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Poetry and Prayer

The current issue of Commonweal features two lovely poems by Christian Wiman.

The Scottish poet, Edwin Muir, at the end of the Second World War, wrote a very personal prayer-poem on the Transfiguration. It ends:

But he will come again, it’s said, though not

Unwanted and unsummoned; for all things,

Beasts of the field, and woods, and rocks, and seas,

And all mankind from end to end of the earth

Will call him with one voice. In our own time,

Some say, or at a time when time is ripe.

Then he will come, Christ the uncrucified,

Christ the discrucified, his death undone,

His agony unmade, his cross dismantled—

Glad to be so—and the tormented wood

Will cure its hurt and grow into a tree

In a green springing corner of young Eden,

And Judas damned take his long journey backward

From darkness into light and be a child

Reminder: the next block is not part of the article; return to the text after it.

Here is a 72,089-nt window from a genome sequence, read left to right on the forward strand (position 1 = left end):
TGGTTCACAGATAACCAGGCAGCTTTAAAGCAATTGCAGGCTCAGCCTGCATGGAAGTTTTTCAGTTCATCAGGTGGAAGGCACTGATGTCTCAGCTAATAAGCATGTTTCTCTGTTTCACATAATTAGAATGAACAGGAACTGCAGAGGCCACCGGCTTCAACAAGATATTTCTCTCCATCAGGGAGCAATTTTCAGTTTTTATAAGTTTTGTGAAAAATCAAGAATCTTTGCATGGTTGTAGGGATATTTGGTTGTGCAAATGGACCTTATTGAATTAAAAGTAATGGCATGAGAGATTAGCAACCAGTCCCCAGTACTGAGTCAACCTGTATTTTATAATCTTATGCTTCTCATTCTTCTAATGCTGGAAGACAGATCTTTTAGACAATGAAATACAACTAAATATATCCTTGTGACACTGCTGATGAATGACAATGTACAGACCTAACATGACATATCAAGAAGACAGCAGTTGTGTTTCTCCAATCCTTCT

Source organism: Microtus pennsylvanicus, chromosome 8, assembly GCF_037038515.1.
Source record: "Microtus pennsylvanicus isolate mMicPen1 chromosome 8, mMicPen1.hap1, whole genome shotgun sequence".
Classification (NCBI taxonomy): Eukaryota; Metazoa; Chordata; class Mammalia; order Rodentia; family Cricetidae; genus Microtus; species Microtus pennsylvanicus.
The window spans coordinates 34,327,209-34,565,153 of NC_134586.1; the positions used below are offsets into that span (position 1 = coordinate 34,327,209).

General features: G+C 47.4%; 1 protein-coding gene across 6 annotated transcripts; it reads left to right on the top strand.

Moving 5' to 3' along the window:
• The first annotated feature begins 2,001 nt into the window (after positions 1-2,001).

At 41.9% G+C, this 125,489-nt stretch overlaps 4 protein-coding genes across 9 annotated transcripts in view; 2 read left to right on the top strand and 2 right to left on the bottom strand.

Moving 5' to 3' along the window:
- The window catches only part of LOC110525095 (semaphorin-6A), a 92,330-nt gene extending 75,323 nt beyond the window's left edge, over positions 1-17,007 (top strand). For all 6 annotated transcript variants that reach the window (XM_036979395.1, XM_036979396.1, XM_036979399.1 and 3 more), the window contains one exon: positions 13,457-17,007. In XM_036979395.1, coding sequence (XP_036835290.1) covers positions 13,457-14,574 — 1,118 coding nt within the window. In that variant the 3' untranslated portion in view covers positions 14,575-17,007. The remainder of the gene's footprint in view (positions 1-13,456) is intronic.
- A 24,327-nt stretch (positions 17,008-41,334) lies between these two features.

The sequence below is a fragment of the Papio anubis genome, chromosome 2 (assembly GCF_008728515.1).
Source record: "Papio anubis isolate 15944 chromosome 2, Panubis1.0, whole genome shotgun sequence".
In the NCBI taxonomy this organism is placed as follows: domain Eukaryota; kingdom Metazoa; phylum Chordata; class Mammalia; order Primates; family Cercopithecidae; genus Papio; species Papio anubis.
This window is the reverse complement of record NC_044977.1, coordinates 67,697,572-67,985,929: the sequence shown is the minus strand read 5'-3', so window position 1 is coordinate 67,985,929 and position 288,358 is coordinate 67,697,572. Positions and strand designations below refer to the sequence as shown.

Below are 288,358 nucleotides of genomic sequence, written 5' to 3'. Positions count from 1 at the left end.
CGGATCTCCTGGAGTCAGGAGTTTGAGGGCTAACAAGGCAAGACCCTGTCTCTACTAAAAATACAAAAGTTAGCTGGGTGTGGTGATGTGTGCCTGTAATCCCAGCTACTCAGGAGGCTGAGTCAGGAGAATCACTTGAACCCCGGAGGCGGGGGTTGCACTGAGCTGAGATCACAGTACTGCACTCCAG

Beside his mother’s knee, and the betrayal

Be quite undone and never more be done.

Blessings for the feast!

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Poets love the theme of transfiguration, the sudden, transforming glimpse of the eternal.

Wendell Berry: 

There are no worlds but other worlds

and all the other worlds are here

Lisel Mueller:

you know again that behind that wall,

under the uncut hair of the willows

something secret is going on,

so marvelous and dangerous

that if you crawled through and saw,

you would die, or be happy forever.

Marie Ponsot:

For a moment I know

I know what can be known.

Error abandons me

breathing an air

of blinding candor.

William Stafford:

When you wake to the dream of now

from night and its other dream,

you carry day out of the dark

like a flame.

 

 

Thank you, Father.

Lovers of Dante (Scott M. and others) may be interested in Peter Hawkins' discussion of Dante's complex relation with Ovid's Metamorphoses. Part Three of Hawkins' fine study, Dante's Testaments: Essays in Scriptural Imagination treats "Dante and Ovid." Of particular interest is the essay, "Transfiguring the Text" which treats the central place of the gospel account of the Transfiguration in Canto 32 of the Purgatorio. Hawkins sums up Dante's view: "Like Moses and the prophets, Virgil and Ovid have a place in the curriculum – provided they are read retrospectively, in light of that life-giving reality which Christ both is and represents."